The Band, “It Makes No Difference”


The Band
Since their first three albums were so unassailably great and they had a hiatus of four years in the 70’s wherein they recorded no original material, The Band sometimes gets labeled as an act whose later music is lacking compared to their early stuff. That view neglects the brilliant work that the quintet delivered on Northern Lights-Southern Cross in 1975, a swan song of sorts for the original five members (1977’s Islands was no more than a contract-filler) that gracefully melded all of the unique and disparate elements that made them so unique.

There was, however, one new twist on the proceedings. On past albums, chief songwriter Robbie Robertson never bothered too much with traditional love-gone-wrong songs, preferring to stick to character-driven stories or penetrating explorations of American history. He finally relented on Northern Lights-Southern Cross with “It Makes No Difference” and he ended up with one of the most devastatingly beautiful heartbreakers in rock and roll history.

“I thought about the song in terms of saying that time heals all wounds,” Robertson told interviewer Robert Palmer at the time of the song’s release. “Except in some cases, and this was one of those cases.” Yet writing the song was only half the battle with The Band. With three brilliant singers available, choosing between Richard Manuel, Levon Helm, and Rick Danko was never an easy task, although you really couldn’t go wrong.

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Danko got the call, and his emotional performance, all wavering notes and reckless abandon, is the uncanny embodiment of a man driven to the end of his tether by his love’s absence. He gets interpretive assistance from his Band-mates, who give a typically intuitive performance. Garth Hudson’s stately but sad saxophone sounds like it has accepted defeat, while Robertson’s delirious guitar isn’t ready to give up just yet.

Robertson’s metaphors and similes are simple yet effective in showing the narrator’s inner torment. In the bridge, the imagery gets direr, all empty halls and stampeding cattle. As the song closes out, Danko uncorks his final lines with desperation dripping off every word: “Well I love you so much and it’s all I can do/Just to keep myself from telling you.” At that point, he is ironically joined by his good buddies Helm and Manuel on sympathetic harmony for the coup de grace: “That I never felt so alone before.”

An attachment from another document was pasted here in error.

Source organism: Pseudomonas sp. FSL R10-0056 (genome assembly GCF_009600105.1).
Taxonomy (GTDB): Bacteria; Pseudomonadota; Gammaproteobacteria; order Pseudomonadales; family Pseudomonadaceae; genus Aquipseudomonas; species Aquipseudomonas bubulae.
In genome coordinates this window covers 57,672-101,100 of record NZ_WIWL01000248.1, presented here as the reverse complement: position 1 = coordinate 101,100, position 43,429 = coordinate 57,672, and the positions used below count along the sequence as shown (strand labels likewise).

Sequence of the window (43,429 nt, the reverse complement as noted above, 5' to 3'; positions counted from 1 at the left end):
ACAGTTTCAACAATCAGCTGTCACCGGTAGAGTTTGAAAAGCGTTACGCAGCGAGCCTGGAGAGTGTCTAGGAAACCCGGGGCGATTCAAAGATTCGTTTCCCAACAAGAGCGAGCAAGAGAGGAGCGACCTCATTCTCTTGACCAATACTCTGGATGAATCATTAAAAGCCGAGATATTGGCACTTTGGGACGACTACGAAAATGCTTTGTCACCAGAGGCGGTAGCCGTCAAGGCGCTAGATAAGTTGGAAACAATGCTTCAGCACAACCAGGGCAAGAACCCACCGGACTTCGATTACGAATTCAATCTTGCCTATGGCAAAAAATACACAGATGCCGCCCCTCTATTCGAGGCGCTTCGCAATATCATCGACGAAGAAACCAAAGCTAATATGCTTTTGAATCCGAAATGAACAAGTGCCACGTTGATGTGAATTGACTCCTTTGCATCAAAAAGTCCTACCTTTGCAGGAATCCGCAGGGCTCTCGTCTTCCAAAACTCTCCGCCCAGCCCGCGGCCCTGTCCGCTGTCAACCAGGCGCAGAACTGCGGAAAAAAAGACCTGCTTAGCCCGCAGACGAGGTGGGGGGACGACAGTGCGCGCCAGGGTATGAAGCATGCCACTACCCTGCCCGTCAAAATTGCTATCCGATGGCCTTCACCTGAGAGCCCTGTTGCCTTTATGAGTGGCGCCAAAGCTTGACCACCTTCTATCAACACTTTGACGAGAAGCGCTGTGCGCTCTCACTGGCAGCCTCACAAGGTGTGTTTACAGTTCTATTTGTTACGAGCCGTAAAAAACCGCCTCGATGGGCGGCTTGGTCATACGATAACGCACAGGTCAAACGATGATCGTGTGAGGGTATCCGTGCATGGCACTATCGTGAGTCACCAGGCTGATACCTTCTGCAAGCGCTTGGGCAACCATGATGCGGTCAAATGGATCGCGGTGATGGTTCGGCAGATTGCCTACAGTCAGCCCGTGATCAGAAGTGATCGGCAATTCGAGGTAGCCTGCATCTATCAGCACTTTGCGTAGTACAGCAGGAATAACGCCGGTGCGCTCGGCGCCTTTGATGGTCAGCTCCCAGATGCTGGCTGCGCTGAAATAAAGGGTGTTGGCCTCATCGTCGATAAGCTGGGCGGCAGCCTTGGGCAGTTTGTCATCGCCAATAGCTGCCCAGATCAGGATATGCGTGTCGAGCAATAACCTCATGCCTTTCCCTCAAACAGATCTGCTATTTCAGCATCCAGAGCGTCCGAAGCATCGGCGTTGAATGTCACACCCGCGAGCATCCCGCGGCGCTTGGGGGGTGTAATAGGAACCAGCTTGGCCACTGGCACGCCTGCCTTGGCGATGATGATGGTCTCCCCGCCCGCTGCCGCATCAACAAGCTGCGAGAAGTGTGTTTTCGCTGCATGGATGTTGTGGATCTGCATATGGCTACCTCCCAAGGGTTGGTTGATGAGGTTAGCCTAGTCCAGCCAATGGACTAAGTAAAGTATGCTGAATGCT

Nobody did melancholic grandeur better than The Band, and there’s no topic more suited to that treatment than lost love, so it would have been an upset if “It Makes No Difference” hadn’t turned out so fine. Either you’ve been there before, in which case Robertson’s eloquent anguish will seem achingly familiar, or you haven’t, in which case Danko’s fearless vocal will act as a public service announcement on the merits of holding on to a good thing for dear life.

Click here to read the lyrics.


    • I also love this line with similar sentiment (and sung beautifully) from Don Henley in NY Minute:

      When you find somebody you love in life
      You better hang on tooth and nail,
      The wolf is always at the door.

  1. At first reading the lyrics might seem a bit weak and forced but then you add a powerful haunting voice that can really sing and skilled musicians weaving a masterful arrangement and the Band made this song come alive.

  2. Rick Danko was one of the nicest guys in Rock I ever met.

    I met him at the Capitol Theater in Passaic NJ.

    The Band and The Allman Brothers were playing the closing night of that wonderful Venue. I met Dicky Betts before when he was solo touring in the early 70’s, so I went down to Passaic and got backstage after running into Dicky again that night.

    I was backstage eating some good food and enjoying the company of many musicians I came to respect over the years.

    About a year later I went to the Lone Star Cafe in NYC to see Rick Danko play a solo show. It was packed. I waited by the back door and when Rick showed up I said hello. He remembered me from the Capitol show and invited me in. I went up to the dressing room a bit later and ran into Bernie Taupin and Steve Forbert up there singing some Gospel tune with Rick. During the show he called them up on stage to sing with him. It was an amazing night I will never forget.

    I’m sure if there is a Rock and Roll Heaven, Rick and Levon are holding the rhythm section together, and singing angelic leads and harmonies.

    Thanks for the post on It Makes No Difference. That song, and Stage Fright, show off the fine vocal qualities of Rick, “singing just like a bird”.

    • All very cool. One of the truly all time great tunes of our times. I had the chance to really talk with Richie Furay of Buffalo Springfield & Poco, my roots, and he too was very accessible and right there, being real & warm. (BTW: Richie’s now a pastor in CO)

  3. Phil, below, has a wonderful recount…TY, Phil, very cool. But on a different note, this (fr The Band) is one of the best all time tunes; it has everything, including the haunting truth of where rock comes from and it’s 100% spot on. Like in my heart of hearts, we all know those stupid lists of the top 100 best numbers of all time are always saturated with the last 5 years, disproportionately so. My contribution here is to say: taken one at a time, Real top 100 of all time must have all the components that are present here. Or, in other words, exclude songs like this?

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